The 35-pound silver trophy was somewhere else, being passed around by front-office types in suits, along with their friends and family. His other prize was sitting on a carpet on the other end of the rink. Duncan Keith had a more treasured prize in his arm, a few pounds lighter than the Stanley Cup or the Conn Smythe Trophy— his 2-year-old son, Colton. With the little boy latched to his right side, working on a bottle of lemon-lime Gatorade, Keith pointed up to the scoreboard high overhead, which had a live shot of the two of them.

“That’s you!” Keith said, in a high-pitched, doting voice far from the deadpan monotone fans and reporters have become familiar with. “Look! That’s you!”

All around him on the United Center ice, it was fathers and sons. Fathers and daughters. Husbands and wives. Niklas Hjalmarsson toted his kid around and did bilingual interviews. Daniel Carcillo plopped his son in the bowl of the most famous trophy in sports. Kris Versteeg gleefully held his two-week-old boy, enormous blue headphones dwarfing his face. The friends and families of Clint Reif and Steve Montador were there, too, greeted warmly and emotionally by men in the throes of wild celebration.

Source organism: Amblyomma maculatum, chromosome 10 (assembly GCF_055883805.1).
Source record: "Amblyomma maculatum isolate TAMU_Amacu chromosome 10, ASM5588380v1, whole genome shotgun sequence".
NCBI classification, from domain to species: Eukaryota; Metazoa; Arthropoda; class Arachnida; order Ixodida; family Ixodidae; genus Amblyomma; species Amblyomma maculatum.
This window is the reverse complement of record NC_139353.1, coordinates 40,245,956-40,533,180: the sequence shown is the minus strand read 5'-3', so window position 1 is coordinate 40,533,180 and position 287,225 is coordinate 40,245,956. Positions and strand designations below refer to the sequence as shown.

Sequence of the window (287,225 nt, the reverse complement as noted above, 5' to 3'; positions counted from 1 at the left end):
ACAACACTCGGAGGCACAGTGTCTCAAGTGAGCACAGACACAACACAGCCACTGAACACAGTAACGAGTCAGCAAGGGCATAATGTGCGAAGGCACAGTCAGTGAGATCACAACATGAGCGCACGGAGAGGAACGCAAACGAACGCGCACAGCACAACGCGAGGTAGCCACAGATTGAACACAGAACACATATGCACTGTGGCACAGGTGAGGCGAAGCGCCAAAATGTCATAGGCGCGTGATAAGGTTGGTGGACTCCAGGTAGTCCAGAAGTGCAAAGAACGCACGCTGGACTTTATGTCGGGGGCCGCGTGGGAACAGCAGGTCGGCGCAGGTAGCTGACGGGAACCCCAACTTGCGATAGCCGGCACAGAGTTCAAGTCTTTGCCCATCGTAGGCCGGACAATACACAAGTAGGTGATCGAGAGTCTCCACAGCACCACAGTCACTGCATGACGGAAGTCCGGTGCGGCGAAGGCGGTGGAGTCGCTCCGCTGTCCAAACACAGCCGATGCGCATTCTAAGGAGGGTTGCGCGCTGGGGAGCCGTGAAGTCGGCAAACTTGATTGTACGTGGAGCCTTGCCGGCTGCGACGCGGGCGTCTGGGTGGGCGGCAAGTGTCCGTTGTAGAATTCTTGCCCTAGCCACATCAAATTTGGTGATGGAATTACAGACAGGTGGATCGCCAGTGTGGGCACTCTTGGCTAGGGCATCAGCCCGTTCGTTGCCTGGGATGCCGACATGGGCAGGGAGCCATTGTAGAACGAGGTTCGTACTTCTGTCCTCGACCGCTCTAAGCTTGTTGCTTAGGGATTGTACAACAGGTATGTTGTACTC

In 2010, the Hawks were brash kids, winning a championship on skill and youthful oblivion. In 2013, they grew into proper champions, men with full beards and indomitable resolve. In 2015, they grew into legends, three-time Stanley Cup champions, the authors of an unthinkable story of success in an era designed to prevent it.

With their 2-0 victory over the Tampa Bay Lightning in Game 6 of the Stanley Cup Final on Monday night, the Hawks did more than just celebrate on home ice for the first time in 77 years. They cemented their place in history — the team of the decade, even though it’s only half over. The parade is expected to be on Thursday.

There are no dynasties anymore, not in the modern era, not in the salary-cap world. There will never be another team like the 1980s Islanders, winning 19 consecutive playoff series. There will never be another team like the 1950s Canadiens, winning five straight Stanley Cups.

But there was never supposed to be a team like the 2010s Blackhawks, either. A team with three championships in six seasons. A team with four conference final appearances in six seasons. A team with a core group of astounding talent and indomitable resolve, and an ever-rotating cast of supporting actors, staying together for a run of unprecedented and unexpected success in a system designed to avoid it, in a city that had not too long ago all but forgotten it.

“It’s been really special,” said Keith, who had the game-winning goal in the second period, an emphatic punctuation mark to his brilliant Conn Smythe run; the voting was unanimous as Keith went from respected to revered with an incredible combination of endurance and dominance for four grueling series. “Playing with the same guys for a long time, you develop a bond. Then when you win a championship, it reinforces that. To be able to do it three times, we’re all proud of it, and we’ve all talked about what it would be like. We’re just super proud to be a part of a group like this.”